This is the original copy I wrote for an article in Issue 11 of Liberation (ISSN 1353-372X) published in February 1996. The published version was cut for reasons of space rather than quality I’m told!

I have not changed anything, even any original typos. Nowadays, over 21 years later, I would obviously have changed some of the nomenclature but I still stand by the conclusions.

“Don’t Believe The Hype!”

At the turn of the year, and in a blaze of publicity, the Scottish Secretary Michael Forsyth launched his ‘Scotland Against Drugs’ initiative words:

“The drugs epidemic is a scourge as terrible as any medieval plague. Let us, as a nation, make a New Year resolution that the year in which we will turn back the tide of drug abuse threatening our civilisation. Our aim is nothing less than to back Scotland from the drug culture and liberate a generation.” (Quoted in Scotland on Sunday: 07 January 1996)

This effort, which includes the leaders of all the main political parties, follows the recent publicity surrounding Operation Eagle in Strathclyde, and the massive publicity surrounding the death of Leah Betts. As lan Bell wrote in The Observer: “If publicity cured anything, there would be no drugs problem…” (04 June’ 1995).’The problem I see with such initiatives and publicity is that they show up what is wrong with the establishment view of drugs and drug problems – and will do nothing to ‘turn back the tide’.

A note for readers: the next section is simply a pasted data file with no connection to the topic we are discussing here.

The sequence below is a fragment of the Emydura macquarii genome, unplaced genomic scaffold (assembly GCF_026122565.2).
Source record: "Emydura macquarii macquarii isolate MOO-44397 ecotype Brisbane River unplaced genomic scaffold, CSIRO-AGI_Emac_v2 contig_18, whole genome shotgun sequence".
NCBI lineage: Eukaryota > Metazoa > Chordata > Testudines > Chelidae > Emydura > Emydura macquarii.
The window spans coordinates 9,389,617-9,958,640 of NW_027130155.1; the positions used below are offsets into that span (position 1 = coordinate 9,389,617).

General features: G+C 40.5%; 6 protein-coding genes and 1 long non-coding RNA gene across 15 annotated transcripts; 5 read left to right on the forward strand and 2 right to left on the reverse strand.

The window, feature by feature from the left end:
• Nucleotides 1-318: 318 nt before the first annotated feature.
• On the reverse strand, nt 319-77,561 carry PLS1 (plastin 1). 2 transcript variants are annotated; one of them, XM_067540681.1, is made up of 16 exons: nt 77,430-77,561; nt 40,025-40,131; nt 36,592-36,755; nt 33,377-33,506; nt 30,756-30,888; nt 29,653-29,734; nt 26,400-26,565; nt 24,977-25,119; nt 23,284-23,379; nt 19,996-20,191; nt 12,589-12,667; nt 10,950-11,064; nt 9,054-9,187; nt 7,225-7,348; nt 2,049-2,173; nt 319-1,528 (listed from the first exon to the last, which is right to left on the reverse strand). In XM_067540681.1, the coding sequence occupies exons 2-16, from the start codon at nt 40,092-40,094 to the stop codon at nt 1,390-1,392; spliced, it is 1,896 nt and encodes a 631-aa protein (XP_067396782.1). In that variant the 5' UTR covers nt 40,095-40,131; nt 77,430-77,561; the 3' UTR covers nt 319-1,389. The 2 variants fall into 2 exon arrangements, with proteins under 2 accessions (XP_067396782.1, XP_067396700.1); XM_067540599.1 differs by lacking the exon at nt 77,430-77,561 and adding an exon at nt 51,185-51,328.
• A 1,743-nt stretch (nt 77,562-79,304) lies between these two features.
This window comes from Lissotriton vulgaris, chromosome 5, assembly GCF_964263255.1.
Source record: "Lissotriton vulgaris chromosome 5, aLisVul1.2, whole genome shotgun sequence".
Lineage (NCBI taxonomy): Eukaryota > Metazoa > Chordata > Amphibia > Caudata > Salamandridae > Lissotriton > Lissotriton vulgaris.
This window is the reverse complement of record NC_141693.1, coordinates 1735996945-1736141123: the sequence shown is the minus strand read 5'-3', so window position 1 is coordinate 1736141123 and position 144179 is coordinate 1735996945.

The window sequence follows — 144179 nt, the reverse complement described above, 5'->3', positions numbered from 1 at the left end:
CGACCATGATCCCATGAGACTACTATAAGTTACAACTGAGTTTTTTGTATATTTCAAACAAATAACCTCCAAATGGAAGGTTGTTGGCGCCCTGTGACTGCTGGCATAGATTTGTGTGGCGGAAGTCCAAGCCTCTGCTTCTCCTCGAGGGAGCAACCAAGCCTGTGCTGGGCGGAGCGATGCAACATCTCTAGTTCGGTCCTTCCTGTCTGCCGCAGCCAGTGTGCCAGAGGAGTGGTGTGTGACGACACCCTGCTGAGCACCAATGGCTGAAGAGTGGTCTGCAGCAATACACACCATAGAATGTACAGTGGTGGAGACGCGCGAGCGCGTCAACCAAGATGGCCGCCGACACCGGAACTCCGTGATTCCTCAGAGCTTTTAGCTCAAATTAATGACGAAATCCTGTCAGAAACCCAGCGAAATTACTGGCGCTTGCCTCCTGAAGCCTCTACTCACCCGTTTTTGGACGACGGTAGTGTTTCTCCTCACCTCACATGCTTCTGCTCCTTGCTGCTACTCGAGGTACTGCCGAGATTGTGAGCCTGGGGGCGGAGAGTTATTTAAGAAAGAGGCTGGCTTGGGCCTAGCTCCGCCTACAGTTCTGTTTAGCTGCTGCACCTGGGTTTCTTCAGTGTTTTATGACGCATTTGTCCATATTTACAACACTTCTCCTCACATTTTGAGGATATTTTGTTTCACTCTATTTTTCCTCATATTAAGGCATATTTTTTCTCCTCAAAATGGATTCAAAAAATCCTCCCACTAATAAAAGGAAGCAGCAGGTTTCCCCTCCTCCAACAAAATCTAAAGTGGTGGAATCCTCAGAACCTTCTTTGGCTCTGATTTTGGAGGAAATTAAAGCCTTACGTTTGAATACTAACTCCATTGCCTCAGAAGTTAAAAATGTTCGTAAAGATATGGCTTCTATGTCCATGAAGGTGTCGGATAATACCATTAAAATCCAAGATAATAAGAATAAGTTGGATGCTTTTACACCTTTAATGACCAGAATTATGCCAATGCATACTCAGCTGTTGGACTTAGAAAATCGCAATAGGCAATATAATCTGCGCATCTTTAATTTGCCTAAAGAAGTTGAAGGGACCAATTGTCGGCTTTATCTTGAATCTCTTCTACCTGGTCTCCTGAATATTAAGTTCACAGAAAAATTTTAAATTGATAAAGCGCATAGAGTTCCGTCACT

The politicians, the police and the media are addicted, it seems, to a moral panic in relation to drugs, and it has been going on for a number of years. During this time the failure of establishment attempts at reducing  drug use has been clear enough for all to see, but yet, the flow of mis-conceived campaigns continues.

It is assumed that the problems with drug abuse begin with young people taking soft drugs such as cannabis, and leads to them becoming addicted to, and eventually being killed by harder drugs such as cocaine and heroin. Along the way these social misfits pay for their habits by resorting to criminal activity, and the only way to deal with the problem is custodial sentences and cold turkey treatment to get them over their problem. In this same vein comes the view of prevention: messages are to be stark and brutal – ‘take drugs and you will end up like this, or you will die, so Just Say No”.

The police have, it seems to be strict on all drug criminals because they are all the same, just at different stages on the slippery slope. It doesn’t matter if you get caught with an eighth of an ounce of hash or eighty kilos of heroin, it’s just one big drugs problem. The latest panic about ecstasy is to be handled in the same way.

Forsyth’s SAD campaign follows along these lines. A video has been produced entitled “Think Twice – Drugs Can KILL” and it features amongst others. Chart Bite’s Ewan Macleod who holds up a pill and says: “This is an ecstasy tablet, it’s hard to believe that something this small can actually kill you.” After this we see a flood of teeny pop idols explaining about being offered drugs and (funnily enough) just saying no.

This video and this campaign fail completely to address a wide number of issues in this area. I wish to bring some of these to your attention but space prevents great detail.


In terms of moral panic, ecstasy is the latest fix to be desired by the media, and anything bad that can be used for a headline will be quickly snapped-up.